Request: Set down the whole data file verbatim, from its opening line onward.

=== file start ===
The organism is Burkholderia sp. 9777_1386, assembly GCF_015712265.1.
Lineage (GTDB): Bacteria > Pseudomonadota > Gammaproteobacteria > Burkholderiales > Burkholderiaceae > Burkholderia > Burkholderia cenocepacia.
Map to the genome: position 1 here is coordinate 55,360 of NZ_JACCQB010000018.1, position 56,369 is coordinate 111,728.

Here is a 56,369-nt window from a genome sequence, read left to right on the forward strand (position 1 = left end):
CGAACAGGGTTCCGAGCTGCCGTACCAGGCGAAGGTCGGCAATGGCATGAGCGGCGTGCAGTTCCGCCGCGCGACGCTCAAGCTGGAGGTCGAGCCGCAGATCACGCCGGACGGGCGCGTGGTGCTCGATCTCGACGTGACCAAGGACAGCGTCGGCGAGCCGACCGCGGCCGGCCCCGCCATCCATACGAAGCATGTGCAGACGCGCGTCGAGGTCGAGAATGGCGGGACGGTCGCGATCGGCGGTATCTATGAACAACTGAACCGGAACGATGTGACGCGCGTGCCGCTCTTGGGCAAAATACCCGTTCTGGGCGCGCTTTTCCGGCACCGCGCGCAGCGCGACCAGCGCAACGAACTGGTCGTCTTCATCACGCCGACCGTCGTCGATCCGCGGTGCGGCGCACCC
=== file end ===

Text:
The organism is Burkholderia sp. 9777_1386, assembly GCF_015712265.1.
Lineage (GTDB): Bacteria > Pseudomonadota > Gammaproteobacteria > Burkholderiales > Burkholderiaceae > Burkholderia > Burkholderia cenocepacia.
Map to the genome: position 1 here is coordinate 55,360 of NZ_JACCQB010000018.1, position 56,369 is coordinate 111,728.

Here is a 56,369-nt window from a genome sequence, read left to right on the forward strand (position 1 = left end):
CGAACAGGGTTCCGAGCTGCCGTACCAGGCGAAGGTCGGCAATGGCATGAGCGGCGTGCAGTTCCGCCGCGCGACGCTCAAGCTGGAGGTCGAGCCGCAGATCACGCCGGACGGGCGCGTGGTGCTCGATCTCGACGTGACCAAGGACAGCGTCGGCGAGCCGACCGCGGCCGGCCCCGCCATCCATACGAAGCATGTGCAGACGCGCGTCGAGGTCGAGAATGGCGGGACGGTCGCGATCGGCGGTATCTATGAACAACTGAACCGGAACGATGTGACGCGCGTGCCGCTCTTGGGCAAAATACCCGTTCTGGGCGCGCTTTTCCGGCACCGCGCGCAGCGCGACCAGCGCAACGAACTGGTCGTCTTCATCACGCCGACCGTCGTCGATCCGCGGTGCGGCGCACCC